In Introduction to Poetry, Billy Collins, renowned writer and professor, describes the act of teaching poetry. He lists all the many ways he would like his students to look at poetry, and in the end expresses his frustration with their limited and narrow desire to find meaning in poetry.
In this article, I will begin by examining the poem stanza by stanza. Then, I will make note of the poem’s structure. Finally, I will discuss the piece’s significance within the broader scope of Collins’ body of work. You can read the poem in full here.
Introduction to Poetry Analysis
In this first stanza, the poem’s central idea is established. We have a speaker. In this instance, we can assume that the speaker is Collins himself. When the speaker says, “I ask them . . .” we can assume that he is referring to a group of students or perhaps his readers in general. Therefore, it’s clear from this line and the title of Introduction to Poetry that Collins is speaking to the audience about his teaching process.
Using a simile to compare a poem to a “color slide” the poet is encouraging his students and/or readers to take in poetry at a glance, to let the image of the piece imprint itself on their minds. This is the first of many such metaphors, each encouraging a different type of reaction to poetry.
The second stanza is just a single line, which gives it emphasis, as it seems to stand out from the rest of poem. Collins is comparing poetry to a buzzing hive of insects, asking the readers to simply listen.
This is an interesting idea; each word in a work could be considered an individual worker bee. The words are, individually less important than the whole, but at the same time each has its own importance. The poet could be saying that it is more important to take in the poem as a whole than to pull apart the hive and look at each worker bee individually.
The next stanza brings the next metaphor and a poem becomes a maze. It’s true that poems often have turns, are complex, and for some they can be confusing and hard to get through. Collins, when he says he wants to “drop a mouse into a poem . . .” could be implying that poetry is best enjoyed and understood without a guide. Perhaps, the historical context and poet’s biography are not important in Collins’ poetry courses. Does the former poet laureate think of his students as mice lost in a maze? Does he take pleasure in watching them try to find their way out, or does he think that there is value in that struggle? Scientifically, a mouse in a maze is classic experiment, considered to be a wealth of knowledge, much like poetry.
In these lines, Collins compares a poem to a dark room. The readers are left to grope blindly for the lights. This is another metaphor that implies that people should be lost when reading poetry, that knowledge about a poem is actually detrimental to understanding it.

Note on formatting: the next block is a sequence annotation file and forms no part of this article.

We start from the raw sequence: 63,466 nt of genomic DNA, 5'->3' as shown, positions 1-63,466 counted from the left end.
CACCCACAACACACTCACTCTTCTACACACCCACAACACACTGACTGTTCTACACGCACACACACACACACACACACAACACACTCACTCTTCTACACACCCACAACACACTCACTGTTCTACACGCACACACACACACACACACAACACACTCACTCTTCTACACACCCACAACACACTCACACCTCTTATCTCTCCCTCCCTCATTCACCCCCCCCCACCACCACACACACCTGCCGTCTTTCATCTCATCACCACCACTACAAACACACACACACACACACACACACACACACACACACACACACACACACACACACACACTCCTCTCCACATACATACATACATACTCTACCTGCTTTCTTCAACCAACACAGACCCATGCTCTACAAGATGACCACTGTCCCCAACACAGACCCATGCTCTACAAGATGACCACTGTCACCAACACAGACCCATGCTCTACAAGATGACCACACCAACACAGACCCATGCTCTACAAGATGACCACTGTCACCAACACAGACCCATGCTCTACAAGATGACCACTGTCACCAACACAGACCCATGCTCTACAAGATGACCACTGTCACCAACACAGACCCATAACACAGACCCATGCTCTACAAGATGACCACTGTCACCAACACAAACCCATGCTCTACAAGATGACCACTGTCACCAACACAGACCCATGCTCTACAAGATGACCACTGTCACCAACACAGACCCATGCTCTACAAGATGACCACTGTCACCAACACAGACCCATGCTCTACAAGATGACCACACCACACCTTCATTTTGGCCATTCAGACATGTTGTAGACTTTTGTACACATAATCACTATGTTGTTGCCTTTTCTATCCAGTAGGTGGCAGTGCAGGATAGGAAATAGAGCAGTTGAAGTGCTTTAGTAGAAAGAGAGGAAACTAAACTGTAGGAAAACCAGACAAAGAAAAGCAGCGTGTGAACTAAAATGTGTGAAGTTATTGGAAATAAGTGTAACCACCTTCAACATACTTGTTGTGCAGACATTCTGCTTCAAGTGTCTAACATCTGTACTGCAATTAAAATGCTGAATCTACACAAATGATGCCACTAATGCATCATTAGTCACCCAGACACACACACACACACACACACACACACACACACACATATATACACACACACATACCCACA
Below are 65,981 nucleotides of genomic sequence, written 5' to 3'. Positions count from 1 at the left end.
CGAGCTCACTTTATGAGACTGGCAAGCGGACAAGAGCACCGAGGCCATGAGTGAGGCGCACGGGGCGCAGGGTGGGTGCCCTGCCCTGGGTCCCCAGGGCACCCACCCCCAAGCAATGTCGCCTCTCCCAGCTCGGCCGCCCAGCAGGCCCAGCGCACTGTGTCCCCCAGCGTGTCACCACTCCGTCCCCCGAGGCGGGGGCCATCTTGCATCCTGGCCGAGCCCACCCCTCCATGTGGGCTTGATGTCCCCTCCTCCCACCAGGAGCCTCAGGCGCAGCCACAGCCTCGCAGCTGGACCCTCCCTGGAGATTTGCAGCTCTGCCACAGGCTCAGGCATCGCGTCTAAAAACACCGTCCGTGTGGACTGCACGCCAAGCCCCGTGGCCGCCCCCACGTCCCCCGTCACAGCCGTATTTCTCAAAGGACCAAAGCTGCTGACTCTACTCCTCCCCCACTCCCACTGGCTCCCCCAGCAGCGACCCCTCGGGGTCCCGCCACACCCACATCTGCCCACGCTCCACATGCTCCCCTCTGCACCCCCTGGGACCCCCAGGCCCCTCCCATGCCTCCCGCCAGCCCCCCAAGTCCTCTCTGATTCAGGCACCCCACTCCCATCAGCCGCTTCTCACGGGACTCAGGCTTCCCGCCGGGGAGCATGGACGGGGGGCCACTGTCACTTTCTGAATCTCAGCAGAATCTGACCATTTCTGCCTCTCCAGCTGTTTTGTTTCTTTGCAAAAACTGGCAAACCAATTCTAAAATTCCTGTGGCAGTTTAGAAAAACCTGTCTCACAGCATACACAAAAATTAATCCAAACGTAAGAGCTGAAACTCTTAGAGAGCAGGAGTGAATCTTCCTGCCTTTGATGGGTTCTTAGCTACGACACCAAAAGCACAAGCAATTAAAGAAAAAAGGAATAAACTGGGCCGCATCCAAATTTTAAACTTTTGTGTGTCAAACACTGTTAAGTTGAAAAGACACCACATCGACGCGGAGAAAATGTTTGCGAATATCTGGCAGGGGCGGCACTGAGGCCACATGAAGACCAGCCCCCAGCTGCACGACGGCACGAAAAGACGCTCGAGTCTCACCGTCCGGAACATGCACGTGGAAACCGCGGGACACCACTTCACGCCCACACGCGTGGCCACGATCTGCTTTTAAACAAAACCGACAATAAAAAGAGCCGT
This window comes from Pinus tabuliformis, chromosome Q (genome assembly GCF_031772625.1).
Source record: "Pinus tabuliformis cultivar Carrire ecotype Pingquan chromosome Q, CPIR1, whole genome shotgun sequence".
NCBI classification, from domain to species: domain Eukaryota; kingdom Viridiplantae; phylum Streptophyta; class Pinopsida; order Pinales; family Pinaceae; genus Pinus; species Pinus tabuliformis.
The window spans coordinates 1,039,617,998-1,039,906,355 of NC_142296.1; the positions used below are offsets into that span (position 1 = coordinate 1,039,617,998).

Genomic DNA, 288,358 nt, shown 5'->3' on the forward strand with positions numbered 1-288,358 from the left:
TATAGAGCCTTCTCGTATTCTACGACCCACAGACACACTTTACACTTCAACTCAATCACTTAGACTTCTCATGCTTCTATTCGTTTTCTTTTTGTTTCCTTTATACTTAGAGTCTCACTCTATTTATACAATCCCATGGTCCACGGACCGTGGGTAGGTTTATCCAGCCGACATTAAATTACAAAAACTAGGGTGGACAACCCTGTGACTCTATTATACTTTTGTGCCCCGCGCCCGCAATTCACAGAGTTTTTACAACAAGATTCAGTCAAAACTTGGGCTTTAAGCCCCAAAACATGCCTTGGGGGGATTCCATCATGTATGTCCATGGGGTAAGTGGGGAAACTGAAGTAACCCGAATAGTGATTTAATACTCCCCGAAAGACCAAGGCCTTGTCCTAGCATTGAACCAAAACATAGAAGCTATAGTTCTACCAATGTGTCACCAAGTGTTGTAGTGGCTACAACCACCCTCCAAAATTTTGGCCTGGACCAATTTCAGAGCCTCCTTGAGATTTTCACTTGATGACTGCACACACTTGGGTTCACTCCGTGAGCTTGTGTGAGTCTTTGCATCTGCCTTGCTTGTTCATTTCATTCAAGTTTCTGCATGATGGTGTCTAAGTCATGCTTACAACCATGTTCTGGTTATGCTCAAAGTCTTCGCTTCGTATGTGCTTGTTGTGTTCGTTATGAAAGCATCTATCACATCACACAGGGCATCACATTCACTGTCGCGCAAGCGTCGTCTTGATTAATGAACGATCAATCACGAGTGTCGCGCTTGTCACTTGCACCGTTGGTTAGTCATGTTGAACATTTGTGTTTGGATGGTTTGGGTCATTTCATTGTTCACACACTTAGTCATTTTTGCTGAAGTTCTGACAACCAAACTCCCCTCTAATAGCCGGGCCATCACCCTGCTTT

How is a poem like a room? A poem has fixed dimensions and can be vast or small, like a room. It is filled with fixed items of various values and importance.
In this stanza, comes the turn, the point in the poem when the tone shifts and the audience is forced to re-examine the rest of Introduction to Poetry. In this instance, Collins does this by, instead of talking about his attempts to teach poetry as he has for the rest of the poem, but by describing his students and their blunt attempts to dissect poetry.
The metaphor here explains that poetry students and readers only want interrogate poems. They want simple answers, facts, and they don’t’ care how they get them. It’s clear from the universally negative image of a defenseless person being tortured that Collins doesn’t approve of this approach.
The final stanza echoes the previous one. Collins continues to lament his poetry students and their single-minded quest to find the meaning of the poems they read. Introduction to Poetry concludes with the image of a piece of art being bluntly beaten until it reveals its secrets, secrets that it may not even have.
Introduction to Poetry is written in free verse. It is presented as a speaker describing his experiences, reactions to teaching poetry to students. It contains a series of metaphors describing the poet’s ideal method for examining poetry but also a description of the typical approach to poetry that his students take.
Billy Collins is one of the most popular, recognized, and influential American poets writing today. He was poet laurite of the United States of America from 2001 to 2003. This is only one of the numerous honors, accolades, and titles he holds. He works as a teacher, co-founded a literary magazine, has published numerous works, and edited various collections.
The poet is known for his wittiness, use of humor, and ability to encourage in the masses a love of poetry. His readings regularly sell out, and his goal as poet laureate was to encourage school children to connect with poetry.
Introduction to Poetry was first published in 1988 in “The Apple That Astonished Paris.” The book was described by Collins as his “first real book of poetry.”